Seven Croatian cultural phenomena recently have been registered on the UNESCO World Non-Material Cultural Heritage List.

Croatian Protected Cultural Phenomena by UNESCO

The Dubrovnik Festa svetog Vlaha [Festival of St. Blaise] Dubrovnik’s patron, lace from Lepoglava, Hvar and Pag, vocal duets in the narrow region of Istria and the Croatian Littoral, the art of manufacturing traditional wooden toys from the Hrvatsko zagorje region, the annual spring procession of Ljelje (Queens) from Gorjani, the Za križen (Following the cross) procession on the island of Hvar and the annual carnival bell ringers’ pageant from the Kastav area have all recently been registered on the UNESCO World Non-Material Cultural Heritage List. During the UNESCO conference in Abu Dhabi, Croatia succeeded in enlisting seven of its cultural phenomena on the World Non-Material Heritage List and by doing so it became the country with the largest number of protected cultural phenomena in Europe. Only China, Japan and Korea have more registered phenomena.

More than one hundred cultural phenomena were registered with the goal of being enlisted on the UNESCO list and Croatia registered 16 of them. The following phenomena weren’t registered this time around: bećarac, a traditional instrumental and vocal melody, a craft where reklja, a woollen coat from Gradište is made, a mute Dinaric dance (nijemo dinarsko kolo), a Lika sewing circle (ličko prelo), traditional St. George’s Day customs from Turopolje, the production of honey in northern Croatia, the Međimurje Carnival procession, the preparation of the traditional soparnik dish and the Sinj Alka Tournament (sinjska Alka).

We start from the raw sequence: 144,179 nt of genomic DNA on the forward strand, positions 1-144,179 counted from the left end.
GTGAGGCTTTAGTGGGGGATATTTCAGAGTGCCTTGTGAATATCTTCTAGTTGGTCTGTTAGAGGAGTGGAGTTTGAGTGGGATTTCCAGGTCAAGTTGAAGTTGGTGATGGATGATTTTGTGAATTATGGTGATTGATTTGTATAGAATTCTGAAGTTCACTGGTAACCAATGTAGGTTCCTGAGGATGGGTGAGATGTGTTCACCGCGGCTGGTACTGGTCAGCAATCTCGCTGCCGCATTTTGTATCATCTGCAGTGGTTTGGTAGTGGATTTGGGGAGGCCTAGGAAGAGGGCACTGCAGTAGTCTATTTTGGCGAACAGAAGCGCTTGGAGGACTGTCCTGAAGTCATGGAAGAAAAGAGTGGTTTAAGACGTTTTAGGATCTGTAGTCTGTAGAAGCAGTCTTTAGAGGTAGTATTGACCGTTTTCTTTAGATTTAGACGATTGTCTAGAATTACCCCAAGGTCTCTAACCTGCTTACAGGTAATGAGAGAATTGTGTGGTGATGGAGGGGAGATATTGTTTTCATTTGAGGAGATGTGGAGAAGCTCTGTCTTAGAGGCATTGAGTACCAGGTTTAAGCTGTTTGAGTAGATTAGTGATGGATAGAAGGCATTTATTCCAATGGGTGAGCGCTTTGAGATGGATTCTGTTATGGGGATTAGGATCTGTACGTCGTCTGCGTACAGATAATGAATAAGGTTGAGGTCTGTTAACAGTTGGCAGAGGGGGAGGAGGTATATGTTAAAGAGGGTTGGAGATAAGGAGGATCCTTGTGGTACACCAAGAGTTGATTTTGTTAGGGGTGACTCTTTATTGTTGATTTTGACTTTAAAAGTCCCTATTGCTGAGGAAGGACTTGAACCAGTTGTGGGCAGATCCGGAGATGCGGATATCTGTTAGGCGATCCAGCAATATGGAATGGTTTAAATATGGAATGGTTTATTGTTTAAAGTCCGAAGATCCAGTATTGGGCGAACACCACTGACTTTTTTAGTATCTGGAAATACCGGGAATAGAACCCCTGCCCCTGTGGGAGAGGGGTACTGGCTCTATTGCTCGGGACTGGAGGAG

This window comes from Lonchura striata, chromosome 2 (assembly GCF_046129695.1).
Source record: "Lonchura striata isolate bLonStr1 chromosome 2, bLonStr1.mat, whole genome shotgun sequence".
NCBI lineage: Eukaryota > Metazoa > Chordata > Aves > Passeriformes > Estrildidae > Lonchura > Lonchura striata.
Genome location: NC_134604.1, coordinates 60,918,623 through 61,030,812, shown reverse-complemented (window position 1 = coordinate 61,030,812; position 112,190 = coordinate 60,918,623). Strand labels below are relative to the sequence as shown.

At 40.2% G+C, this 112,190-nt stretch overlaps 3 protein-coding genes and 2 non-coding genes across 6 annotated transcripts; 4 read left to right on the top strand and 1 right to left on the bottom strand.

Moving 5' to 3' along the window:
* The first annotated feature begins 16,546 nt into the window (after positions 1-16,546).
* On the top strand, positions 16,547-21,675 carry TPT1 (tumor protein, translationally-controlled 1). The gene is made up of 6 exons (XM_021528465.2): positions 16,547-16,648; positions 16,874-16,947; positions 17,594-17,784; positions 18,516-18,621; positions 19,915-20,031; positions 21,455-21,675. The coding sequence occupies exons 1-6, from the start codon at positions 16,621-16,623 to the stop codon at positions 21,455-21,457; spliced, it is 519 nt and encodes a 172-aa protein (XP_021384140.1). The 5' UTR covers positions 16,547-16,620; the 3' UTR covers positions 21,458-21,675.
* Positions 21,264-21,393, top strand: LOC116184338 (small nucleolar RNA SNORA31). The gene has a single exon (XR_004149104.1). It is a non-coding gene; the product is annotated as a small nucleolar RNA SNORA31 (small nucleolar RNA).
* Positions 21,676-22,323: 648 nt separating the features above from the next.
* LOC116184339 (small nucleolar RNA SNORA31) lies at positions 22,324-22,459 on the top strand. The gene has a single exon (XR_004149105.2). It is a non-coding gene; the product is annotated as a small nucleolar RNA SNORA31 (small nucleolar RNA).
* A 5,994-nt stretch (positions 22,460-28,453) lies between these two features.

The tradition of the Festival of St. Blaise

The tradition of the Festival of St. Blaise is more than a thousand years old, 1037 years to be precise, and it began in 972, a year after the saint prevented the Venetians from raiding the town of Dubrovnik. St. Blaise lived in the 4th century and he was a bishop in Armenia. He was also a prominent doctor and he helped the poor and the sick very much.

The bell ringers are the most famous procession participants of the carnival magic in Croatia and the Kastav region has the largest number of bell ringer groups. Alongside the Halubje bell ringers (Marčelji and Viškovo), there are several more groups from Bregi, Brgud, Mučići, Mune, Rukavac, Zamet, Zvoneća and Žejane. The bell ringers from the west have several smaller bells around their waist, their faces are visible and they wear a hat with greenery and colorful paper flowers (krabujosnica), while the bell ringers from the east wear large (teriomorph) masks and one large bell.
Traditional procession Za Križen (Following the Cross) on the island of Hvar